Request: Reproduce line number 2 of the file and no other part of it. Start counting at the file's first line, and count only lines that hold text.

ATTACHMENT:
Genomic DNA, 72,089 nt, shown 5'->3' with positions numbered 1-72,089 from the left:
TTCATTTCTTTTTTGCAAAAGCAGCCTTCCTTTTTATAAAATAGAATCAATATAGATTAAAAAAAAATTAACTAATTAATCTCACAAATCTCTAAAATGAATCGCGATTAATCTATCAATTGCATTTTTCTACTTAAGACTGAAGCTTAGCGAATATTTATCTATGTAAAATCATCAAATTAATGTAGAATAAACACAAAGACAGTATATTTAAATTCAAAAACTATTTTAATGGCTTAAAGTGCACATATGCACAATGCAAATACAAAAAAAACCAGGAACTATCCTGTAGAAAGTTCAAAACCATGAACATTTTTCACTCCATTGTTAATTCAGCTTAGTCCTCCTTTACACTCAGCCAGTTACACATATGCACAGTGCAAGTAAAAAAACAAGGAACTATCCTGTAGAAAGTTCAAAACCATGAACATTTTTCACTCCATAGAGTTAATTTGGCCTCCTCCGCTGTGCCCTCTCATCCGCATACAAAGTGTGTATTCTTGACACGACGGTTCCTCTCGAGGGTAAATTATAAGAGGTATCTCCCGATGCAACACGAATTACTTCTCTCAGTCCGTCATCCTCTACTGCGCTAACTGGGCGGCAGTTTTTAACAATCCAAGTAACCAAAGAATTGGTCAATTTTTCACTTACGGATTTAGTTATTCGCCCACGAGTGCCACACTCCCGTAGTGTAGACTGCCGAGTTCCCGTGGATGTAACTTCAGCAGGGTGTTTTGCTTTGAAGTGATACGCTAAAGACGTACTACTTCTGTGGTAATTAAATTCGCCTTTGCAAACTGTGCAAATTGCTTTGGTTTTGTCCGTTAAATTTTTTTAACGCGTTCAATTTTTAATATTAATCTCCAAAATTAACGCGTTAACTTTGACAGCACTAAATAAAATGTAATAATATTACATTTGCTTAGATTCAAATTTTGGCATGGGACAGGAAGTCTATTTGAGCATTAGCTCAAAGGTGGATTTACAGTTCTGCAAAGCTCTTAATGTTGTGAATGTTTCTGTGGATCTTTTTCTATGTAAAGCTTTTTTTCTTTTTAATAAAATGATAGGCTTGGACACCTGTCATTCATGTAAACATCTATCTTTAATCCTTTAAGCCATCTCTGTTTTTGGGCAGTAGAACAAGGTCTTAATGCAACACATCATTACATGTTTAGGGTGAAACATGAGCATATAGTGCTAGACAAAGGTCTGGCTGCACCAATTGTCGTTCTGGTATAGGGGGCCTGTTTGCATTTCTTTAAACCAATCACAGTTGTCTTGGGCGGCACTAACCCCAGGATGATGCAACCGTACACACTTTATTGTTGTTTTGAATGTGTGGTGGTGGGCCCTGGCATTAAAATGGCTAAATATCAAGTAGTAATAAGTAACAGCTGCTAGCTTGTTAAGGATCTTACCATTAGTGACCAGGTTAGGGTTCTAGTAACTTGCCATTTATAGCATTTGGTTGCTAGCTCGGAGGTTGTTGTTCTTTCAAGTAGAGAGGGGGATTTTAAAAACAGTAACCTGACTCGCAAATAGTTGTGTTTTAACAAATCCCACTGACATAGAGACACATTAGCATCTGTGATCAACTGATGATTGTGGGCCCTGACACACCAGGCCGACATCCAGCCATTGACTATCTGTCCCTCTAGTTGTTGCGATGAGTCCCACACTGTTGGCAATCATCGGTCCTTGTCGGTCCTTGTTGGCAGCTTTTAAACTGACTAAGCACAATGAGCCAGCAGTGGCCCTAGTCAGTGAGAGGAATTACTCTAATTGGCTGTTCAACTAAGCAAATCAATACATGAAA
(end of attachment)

TTCATTTCTTTTTTGCAAAAGCAGCCTTCCTTTTTATAAAATAGAATCAATATAGATTAAAAAAAAATTAACTAATTAATCTCACAAATCTCTAAAATGAATCGCGATTAATCTATCAATTGCATTTTTCTACTTAAGACTGAAGCTTAGCGAATATTTATCTATGTAAAATCATCAAATTAATGTAGAATAAACACAAAGACAGTATATTTAAATTCAAAAACTATTTTAATGGCTTAAAGTGCACATATGCACAATGCAAATACAAAAAAAACCAGGAACTATCCTGTAGAAAGTTCAAAACCATGAACATTTTTCACTCCATTGTTAATTCAGCTTAGTCCTCCTTTACACTCAGCCAGTTACACATATGCACAGTGCAAGTAAAAAAACAAGGAACTATCCTGTAGAAAGTTCAAAACCATGAACATTTTTCACTCCATAGAGTTAATTTGGCCTCCTCCGCTGTGCCCTCTCATCCGCATACAAAGTGTGTATTCTTGACACGACGGTTCCTCTCGAGGGTAAATTATAAGAGGTATCTCCCGATGCAACACGAATTACTTCTCTCAGTCCGTCATCCTCTACTGCGCTAACTGGGCGGCAGTTTTTAACAATCCAAGTAACCAAAGAATTGGTCAATTTTTCACTTACGGATTTAGTTATTCGCCCACGAGTGCCACACTCCCGTAGTGTAGACTGCCGAGTTCCCGTGGATGTAACTTCAGCAGGGTGTTTTGCTTTGAAGTGATACGCTAAAGACGTACTACTTCTGTGGTAATTAAATTCGCCTTTGCAAACTGTGCAAATTGCTTTGGTTTTGTCCGTTAAATTTTTTTAACGCGTTCAATTTTTAATATTAATCTCCAAAATTAACGCGTTAACTTTGACAGCACTAAATAAAATGTAATAATATTACATTTGCTTAGATTCAAATTTTGGCATGGGACAGGAAGTCTATTTGAGCATTAGCTCAAAGGTGGATTTACAGTTCTGCAAAGCTCTTAATGTTGTGAATGTTTCTGTGGATCTTTTTCTATGTAAAGCTTTTTTTCTTTTTAATAAAATGATAGGCTTGGACACCTGTCATTCATGTAAACATCTATCTTTAATCCTTTAAGCCATCTCTGTTTTTGGGCAGTAGAACAAGGTCTTAATGCAACACATCATTACATGTTTAGGGTGAAACATGAGCATATAGTGCTAGACAAAGGTCTGGCTGCACCAATTGTCGTTCTGGTATAGGGGGCCTGTTTGCATTTCTTTAAACCAATCACAGTTGTCTTGGGCGGCACTAACCCCAGGATGATGCAACCGTACACACTTTATTGTTGTTTTGAATGTGTGGTGGTGGGCCCTGGCATTAAAATGGCTAAATATCAAGTAGTAATAAGTAACAGCTGCTAGCTTGTTAAGGATCTTACCATTAGTGACCAGGTTAGGGTTCTAGTAACTTGCCATTTATAGCATTTGGTTGCTAGCTCGGAGGTTGTTGTTCTTTCAAGTAGAGAGGGGGATTTTAAAAACAGTAACCTGACTCGCAAATAGTTGTGTTTTAACAAATCCCACTGACATAGAGACACATTAGCATCTGTGATCAACTGATGATTGTGGGCCCTGACACACCAGGCCGACATCCAGCCATTGACTATCTGTCCCTCTAGTTGTTGCGATGAGTCCCACACTGTTGGCAATCATCGGTCCTTGTCGGTCCTTGTTGGCAGCTTTTAAACTGACTAAGCACAATGAGCCAGCAGTGGCCCTAGTCAGTGAGAGGAATTACTCTAATTGGCTGTTCAACTAAGCAAATCAATACATGAAA